At the time I put this set together I did not have much in the way of painting information so painted the Russian fleets in basically the “Victorian Livery” of black hulls, white superstructures and ochre funnels. The Japanese vessels larger than a TBD were painted in a tropical white livery. Over time access to better research and information as well as some nice contemporary prints from Japan suggested that pretty much everything was in the wrong colour. Oh well, my excuse is that at the time I was a wargamer first and whilst an avid reader, my knowledge of nautical matters was limited – but I was learning.
So, I learnt that the Japanese vessels were in grey, and given that later in the 20th century each of the arsenals in Japan used a different shade of grey, I figured at least that the shade of grey was not that important for this project. I started to repaint them.
The Japanese TDBs and torpedo boats were in black. Everything was coal fired at this stage.
On the Russian side, as I mentioned above, everything had been painted in the Victorian Livery. Repaint started there as well. The
Black Sea Baltic Fleet, “the Fleet that had to Die,” had very little needing to be done as they were in a Victoria Livery it seems. The Vladivostok and Port Arthur vessels were another matter however. The Vladivostok fleet was reported in some reading I did to be in a dark green colour, presumably to make it harder to discern the vessels against a green landscape. I had the impression that it was a Brunswick green but I may be misremembered the reading of 15 years ago and mixing them up with the pre-World War 1 Austrians. However, I opted for a slightly lighter shade.
The Port Arthur fleet was reported in some reading I did as having been repainted in a cinnamon colour. This is a darker brown and I guess it was to make the vessels harder to discern against the dusty hills behind Port Arthur. The brown shade may also have come from a shortage of paint in the correct shade so that when the paints available in Port Arthur were all mixed together to be able to maintain he vessels tied up there, a brown shade may have resulted. I opted for a lighter shade which I am not happy with and may repaint again when motivation strikes.
Lastly, at this stage of my naval wargaming career, I was taking a quick and easy route to basing. I picked up some Hammered Metal, Coral Blue from the hardware store. The Hammered metal ranges of paint are designed to look like old style metal filing cabinets. When painted on a flat surface they provided a sea effect. On the vessels I have repainted, I added a wake from the vessels to it is easy to see what has been redone and what is still in the original colours I painted in. That Hammered Metal when painted on a flat surface such as a 6’x4′ pieve of particle board. provides a very suitable sea surface.
The only other work I did on these vessels was to add a brass wire mast or masts where appropriate. Photos below.
*Note re pricing. How hazy the grey matter gets over time. It was £39.95 at the time, not the £25.00 I later remembered – although I am now thinking that the Matapan set may have been around 25 quid. I looked back to the original post about the RJW ships from Navwar from about 10 years or so ago and had the price recorded there. In any case, it is a good purchase!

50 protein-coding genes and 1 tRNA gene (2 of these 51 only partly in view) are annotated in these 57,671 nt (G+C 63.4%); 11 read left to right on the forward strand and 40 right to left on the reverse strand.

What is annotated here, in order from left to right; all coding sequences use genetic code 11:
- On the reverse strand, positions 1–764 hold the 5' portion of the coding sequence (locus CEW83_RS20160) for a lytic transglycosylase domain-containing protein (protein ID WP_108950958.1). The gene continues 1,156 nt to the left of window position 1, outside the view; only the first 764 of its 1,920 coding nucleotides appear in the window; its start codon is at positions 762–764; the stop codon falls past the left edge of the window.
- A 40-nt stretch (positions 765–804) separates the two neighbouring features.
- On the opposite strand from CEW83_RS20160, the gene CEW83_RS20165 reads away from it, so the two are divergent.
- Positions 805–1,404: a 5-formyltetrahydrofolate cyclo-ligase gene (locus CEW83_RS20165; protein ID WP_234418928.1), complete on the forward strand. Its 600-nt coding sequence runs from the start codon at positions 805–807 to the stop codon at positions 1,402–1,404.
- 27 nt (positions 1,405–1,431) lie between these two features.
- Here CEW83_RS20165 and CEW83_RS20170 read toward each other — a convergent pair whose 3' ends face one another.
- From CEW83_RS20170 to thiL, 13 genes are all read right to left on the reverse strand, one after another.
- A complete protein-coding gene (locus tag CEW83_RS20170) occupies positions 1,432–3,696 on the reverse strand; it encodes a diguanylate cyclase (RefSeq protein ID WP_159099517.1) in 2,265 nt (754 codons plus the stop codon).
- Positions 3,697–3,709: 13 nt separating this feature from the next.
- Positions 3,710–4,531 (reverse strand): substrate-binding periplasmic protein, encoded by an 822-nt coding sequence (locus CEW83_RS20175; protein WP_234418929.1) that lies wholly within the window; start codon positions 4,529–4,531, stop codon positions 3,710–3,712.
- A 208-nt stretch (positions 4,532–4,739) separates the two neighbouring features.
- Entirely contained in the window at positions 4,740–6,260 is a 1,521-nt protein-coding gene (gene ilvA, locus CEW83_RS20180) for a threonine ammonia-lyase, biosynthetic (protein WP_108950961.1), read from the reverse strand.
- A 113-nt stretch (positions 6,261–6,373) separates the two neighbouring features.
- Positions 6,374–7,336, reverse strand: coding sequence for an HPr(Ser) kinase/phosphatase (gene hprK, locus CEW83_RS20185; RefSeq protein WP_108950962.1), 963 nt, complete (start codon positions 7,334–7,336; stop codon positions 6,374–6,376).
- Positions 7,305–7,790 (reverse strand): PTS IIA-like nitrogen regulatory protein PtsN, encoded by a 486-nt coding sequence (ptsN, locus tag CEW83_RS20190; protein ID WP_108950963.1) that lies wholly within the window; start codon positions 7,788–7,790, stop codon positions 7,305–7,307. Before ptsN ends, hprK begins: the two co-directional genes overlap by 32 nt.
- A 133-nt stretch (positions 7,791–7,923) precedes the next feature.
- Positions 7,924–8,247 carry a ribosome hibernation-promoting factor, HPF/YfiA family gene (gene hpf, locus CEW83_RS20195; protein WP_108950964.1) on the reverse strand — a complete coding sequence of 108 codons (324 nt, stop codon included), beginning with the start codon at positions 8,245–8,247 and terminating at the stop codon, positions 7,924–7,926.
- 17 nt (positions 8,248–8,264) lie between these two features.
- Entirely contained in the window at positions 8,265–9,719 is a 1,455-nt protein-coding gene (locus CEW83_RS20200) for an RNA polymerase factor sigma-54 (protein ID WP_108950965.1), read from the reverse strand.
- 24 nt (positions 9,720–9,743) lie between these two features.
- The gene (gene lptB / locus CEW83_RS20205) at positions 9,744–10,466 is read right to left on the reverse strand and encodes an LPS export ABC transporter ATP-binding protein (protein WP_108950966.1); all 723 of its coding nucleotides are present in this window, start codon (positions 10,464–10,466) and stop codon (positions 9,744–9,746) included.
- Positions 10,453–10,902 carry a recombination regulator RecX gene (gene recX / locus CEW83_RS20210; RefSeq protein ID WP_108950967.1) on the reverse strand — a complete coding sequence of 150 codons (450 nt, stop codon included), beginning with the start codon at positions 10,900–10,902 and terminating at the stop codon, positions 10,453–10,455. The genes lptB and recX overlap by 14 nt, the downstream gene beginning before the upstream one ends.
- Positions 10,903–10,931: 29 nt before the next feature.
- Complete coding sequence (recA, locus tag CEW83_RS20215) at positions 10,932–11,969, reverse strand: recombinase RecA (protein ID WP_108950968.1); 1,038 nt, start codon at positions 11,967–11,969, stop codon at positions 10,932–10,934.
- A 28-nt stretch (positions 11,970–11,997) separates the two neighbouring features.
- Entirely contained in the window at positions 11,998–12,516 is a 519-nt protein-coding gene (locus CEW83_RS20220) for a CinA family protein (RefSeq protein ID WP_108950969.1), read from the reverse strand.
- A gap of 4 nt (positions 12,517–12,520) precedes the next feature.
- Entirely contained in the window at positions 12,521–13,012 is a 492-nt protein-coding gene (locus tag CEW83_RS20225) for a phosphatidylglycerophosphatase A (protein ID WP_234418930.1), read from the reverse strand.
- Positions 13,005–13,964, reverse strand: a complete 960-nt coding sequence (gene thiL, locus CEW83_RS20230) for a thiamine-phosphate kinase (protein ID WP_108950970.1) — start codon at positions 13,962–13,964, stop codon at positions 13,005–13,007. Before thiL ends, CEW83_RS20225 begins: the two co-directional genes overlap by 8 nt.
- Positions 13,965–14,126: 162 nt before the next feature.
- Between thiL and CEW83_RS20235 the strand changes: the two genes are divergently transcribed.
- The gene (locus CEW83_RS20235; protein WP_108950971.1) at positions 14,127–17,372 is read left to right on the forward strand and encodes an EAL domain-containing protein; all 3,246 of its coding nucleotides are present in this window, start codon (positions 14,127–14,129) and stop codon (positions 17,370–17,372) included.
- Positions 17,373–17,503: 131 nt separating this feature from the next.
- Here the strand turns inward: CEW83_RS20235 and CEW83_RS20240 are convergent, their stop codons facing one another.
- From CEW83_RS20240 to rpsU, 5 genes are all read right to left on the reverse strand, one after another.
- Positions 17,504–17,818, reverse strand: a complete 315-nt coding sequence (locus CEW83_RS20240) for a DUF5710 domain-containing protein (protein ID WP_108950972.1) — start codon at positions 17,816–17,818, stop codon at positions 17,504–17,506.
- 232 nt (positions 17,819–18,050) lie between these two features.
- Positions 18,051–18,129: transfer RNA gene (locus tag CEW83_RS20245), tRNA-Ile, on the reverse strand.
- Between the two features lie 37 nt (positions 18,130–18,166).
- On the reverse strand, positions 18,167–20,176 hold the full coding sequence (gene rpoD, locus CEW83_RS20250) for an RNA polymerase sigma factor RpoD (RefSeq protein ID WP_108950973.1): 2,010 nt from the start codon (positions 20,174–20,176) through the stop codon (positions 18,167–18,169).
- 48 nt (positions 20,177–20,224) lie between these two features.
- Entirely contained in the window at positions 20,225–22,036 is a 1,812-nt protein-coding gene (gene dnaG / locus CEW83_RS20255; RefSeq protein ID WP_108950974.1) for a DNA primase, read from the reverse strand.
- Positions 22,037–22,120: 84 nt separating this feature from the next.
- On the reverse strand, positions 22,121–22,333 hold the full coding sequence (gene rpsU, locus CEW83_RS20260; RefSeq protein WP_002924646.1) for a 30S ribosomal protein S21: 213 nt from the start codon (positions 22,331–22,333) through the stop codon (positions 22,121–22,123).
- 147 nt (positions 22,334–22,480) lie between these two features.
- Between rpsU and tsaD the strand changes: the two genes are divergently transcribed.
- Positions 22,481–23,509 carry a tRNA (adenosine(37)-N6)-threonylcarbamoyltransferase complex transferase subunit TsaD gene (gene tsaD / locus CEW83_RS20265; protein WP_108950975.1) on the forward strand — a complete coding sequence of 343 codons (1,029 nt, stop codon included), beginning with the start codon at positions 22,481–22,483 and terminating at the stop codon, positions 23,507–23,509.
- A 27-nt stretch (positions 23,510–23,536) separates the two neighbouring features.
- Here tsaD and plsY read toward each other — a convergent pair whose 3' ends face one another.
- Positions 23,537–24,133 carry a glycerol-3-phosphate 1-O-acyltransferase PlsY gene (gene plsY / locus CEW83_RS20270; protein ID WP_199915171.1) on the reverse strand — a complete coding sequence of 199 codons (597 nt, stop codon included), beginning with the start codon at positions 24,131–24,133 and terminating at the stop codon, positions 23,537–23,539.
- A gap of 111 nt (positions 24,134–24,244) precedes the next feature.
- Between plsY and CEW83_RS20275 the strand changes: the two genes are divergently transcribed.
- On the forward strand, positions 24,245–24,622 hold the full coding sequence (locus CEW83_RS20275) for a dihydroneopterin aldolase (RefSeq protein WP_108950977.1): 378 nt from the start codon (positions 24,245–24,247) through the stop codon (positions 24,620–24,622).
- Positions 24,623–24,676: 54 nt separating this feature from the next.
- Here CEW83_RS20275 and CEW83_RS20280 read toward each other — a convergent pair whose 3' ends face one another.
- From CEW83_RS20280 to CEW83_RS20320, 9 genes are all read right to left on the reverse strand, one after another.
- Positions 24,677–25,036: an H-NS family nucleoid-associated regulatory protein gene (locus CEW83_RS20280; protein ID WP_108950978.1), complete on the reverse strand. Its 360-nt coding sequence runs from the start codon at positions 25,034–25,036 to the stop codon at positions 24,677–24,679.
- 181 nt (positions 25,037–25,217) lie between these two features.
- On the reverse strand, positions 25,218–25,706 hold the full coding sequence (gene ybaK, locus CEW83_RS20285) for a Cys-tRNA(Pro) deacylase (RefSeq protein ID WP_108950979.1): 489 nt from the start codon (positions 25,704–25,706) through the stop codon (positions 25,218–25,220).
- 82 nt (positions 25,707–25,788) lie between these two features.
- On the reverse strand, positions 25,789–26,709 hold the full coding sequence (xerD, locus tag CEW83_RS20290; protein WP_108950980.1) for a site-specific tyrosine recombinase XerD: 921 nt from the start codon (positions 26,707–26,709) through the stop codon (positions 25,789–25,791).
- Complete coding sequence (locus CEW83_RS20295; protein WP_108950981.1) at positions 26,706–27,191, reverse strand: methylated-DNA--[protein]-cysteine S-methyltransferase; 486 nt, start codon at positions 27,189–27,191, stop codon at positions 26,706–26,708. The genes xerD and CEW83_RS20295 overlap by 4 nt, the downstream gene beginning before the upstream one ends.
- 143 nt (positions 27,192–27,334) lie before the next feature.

I had my reading schedule well planned out then River Gunboats –
An Illustrated Encyclopedia by Roger Branfill-Cook turned up in the mail and for the last couple of weeks it has taken over from my reading pile. What a great book.
Branfill-Cook has surveyed the river gunboat from their first appearance in 1824 with the Honourable East India Company’s gunboat Diana, in action on the Irrawaddy River in Burma through the river gunboats used in the First and Second World Wars to The US Brown Water Navy in Vietnam and into today’s gunboats.
What was amazing to me was the number of nations that ran river gunboats and Branfill-Cook notes vessels from places such as the Republic of Acre (I had to look this one up but let me give you a hint – think South America 1899); Austria-Hungary; Cameroon; USA and CSA; Estonia; Manchukuo; Sudan (and the Mahdi); Uzbekistan; and Yugoslavia to name a few of the 56 states listed as having gunboats.
Around 40 military campaigns in the 150 years from 1824 involved gunboats – some campaigns were large, some small and some are best described as bizarre. The book does not only look at the historic vessels but updates on modern riverine craft of today.
Apart from a useful bibliography, there are two appendices – one briefly dealing with River Gunboat Camouflage Schemes and the other looking at River and Gunboats in Popular Culture – and many of the older movies mentioned there can be found today on YouTube.
Each chapter looks at the vessels used by that country and includes photographs of the vessels where possible as well as details such as the date launched, armament, speed, and fate.
As an example of the content and as I mentioned Acre above, the entry for Acre covers the period July 1899 to November 1903 and the three declared republics. The gunboats involved were the Bolivian armed launch Rio Afua later captured by the insurgents and renamed Independencia. After the diplomatic peace settlement of 1903 the Independencia became part of the Brazilian Navy.
The book is in Hardcover. The book contains 336 pages and is published in the US by the Naval Institute Press (published on October 15, 2018). US ISBN: 9781591146148.
The book was originally published in the UK by Seaforth Press on 25 June 2018, UK ISBN: 9781848323650 and is also available in an eBook form (Kindle I believe).
This is a book that would grace both the coffee table and the reference shelf and it is one I will refer to many times in the years coming. Recommended.